Are You Good At Remembering Faces? Scotland Yard Wants You
Since 2011, the London agency has employed a team of "super-recognizers" who have an exceptional memory for faces. Despite their success, legal experts say their use could raise questions about what's considered allowable testimony in court.
What's the Latest Development?
London's Scotland Yard can lay claim to a unique group of police officers, all of whom share the same ability: They never forget a face. Known as "super recognizers," they are able to identify individuals from surveillance photos and videos with surprising accuracy. Says unit creator Mick Neville: "When we have an image of an unidentified criminal, I know exactly who to ask instead of sending it out to everyone and getting a bunch of false leads." They have even helped prevent some crimes from taking place: During a major carnival, officers scanned surveillance videos and pointed out known criminals, after which police presence was increased as a preemptive measure.
What's the Big Idea?
Unlike with fingerprints and DNA, Scotland Yard had no system in place that allowed identification from images. Despite their success, the super recognizers are human and therefore imperfect, which concerns legal experts like London School of Economics professor Mike Redmayne: "Unless we subject them to (rigorous testing), then we are just taking their word on trust and we have no reason to do this." However, University of Greenwich psychologist Josh Davis is impressed by their abilities, and is in the process of examining the officers in hopes of developing a test the agency can use for new recruits.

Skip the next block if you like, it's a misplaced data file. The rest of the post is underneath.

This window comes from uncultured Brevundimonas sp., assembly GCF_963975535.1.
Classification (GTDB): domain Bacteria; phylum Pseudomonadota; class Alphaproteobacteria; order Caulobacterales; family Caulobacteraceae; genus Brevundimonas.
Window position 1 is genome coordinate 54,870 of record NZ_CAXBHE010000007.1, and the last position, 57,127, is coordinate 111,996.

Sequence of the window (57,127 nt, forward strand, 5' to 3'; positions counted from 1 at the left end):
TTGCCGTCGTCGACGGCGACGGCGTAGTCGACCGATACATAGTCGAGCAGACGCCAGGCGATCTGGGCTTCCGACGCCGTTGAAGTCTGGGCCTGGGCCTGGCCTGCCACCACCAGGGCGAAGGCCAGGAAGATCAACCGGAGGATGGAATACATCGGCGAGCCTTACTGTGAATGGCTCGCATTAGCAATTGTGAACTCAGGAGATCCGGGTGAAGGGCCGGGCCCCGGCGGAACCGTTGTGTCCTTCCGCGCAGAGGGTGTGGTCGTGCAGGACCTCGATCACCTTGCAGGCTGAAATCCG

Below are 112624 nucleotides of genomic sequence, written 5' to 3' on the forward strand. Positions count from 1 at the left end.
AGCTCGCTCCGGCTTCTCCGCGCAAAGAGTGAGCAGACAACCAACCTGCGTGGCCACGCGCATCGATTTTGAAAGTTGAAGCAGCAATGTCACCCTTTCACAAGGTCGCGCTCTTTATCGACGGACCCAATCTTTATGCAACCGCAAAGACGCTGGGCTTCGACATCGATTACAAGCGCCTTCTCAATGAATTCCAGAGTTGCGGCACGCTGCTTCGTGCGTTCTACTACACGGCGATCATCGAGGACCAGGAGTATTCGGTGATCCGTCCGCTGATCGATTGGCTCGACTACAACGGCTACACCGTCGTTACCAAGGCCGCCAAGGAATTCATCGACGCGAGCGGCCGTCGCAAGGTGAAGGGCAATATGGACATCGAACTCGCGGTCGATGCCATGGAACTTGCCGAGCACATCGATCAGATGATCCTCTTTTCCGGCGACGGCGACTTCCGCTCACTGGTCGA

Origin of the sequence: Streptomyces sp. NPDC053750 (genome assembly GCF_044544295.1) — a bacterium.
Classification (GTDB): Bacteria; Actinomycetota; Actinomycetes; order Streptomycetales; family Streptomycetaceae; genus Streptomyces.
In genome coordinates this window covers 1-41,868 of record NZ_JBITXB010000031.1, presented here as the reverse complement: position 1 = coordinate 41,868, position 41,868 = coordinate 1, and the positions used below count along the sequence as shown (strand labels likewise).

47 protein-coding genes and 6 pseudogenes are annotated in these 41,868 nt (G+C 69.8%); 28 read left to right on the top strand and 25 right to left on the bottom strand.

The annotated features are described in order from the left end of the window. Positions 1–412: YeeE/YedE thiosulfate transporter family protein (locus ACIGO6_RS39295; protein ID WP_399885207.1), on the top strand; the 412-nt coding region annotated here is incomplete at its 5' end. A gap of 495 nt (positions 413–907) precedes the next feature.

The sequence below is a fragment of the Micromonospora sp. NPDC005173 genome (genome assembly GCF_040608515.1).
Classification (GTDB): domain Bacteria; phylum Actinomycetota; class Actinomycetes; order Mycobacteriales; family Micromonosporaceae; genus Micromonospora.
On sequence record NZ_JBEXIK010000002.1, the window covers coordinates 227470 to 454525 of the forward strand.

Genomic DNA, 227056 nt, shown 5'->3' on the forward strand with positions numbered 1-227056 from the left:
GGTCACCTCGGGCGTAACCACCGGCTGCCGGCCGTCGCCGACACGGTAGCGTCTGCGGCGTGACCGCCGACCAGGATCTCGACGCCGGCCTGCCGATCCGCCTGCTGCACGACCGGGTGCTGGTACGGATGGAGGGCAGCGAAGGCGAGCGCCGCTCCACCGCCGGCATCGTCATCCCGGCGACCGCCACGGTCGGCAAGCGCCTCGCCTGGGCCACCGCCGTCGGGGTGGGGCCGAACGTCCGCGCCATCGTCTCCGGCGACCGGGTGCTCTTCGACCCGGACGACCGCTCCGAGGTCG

Photo Credit: Shutterstock.com
Swipe right to make the connections that could change your career.
Swipe right. Match. Meet over coffee or set up a call.
No, we aren't talking about Tinder. Introducing Shapr, a free app that helps people with synergistic professional goals and skill sets easily meet and collaborate.
A disturbing interview given by a KGB defector in 1984 describes America of today and outlines four stages of mass brainwashing used by the KGB.
- Bezmenov described this process as "a great brainwashing" which has four basic stages.
- The first stage is called "demoralization" which takes from 15 to 20 years to achieve.
- According to the former KGB agent, that is the minimum number of years it takes to re-educate one generation of students that is normally exposed to the ideology of its country.
It's up to us humans to re-humanize our world. An economy that prioritizes growth and profits over humanity has led to digital platforms that "strip the topsoil" of human behavior, whole industries, and the planet, giving less and less back. And only we can save us.
- It's an all-hands-on-deck moment in the arc of civilization.
- Everyone has a choice: Do you want to try to earn enough money to insulate yourself from the world you're creating— or do you want to make the world a place you don't have to insulate yourself from?
SMARTER FASTER trademarks owned by The Big Think, Inc. All rights reserved.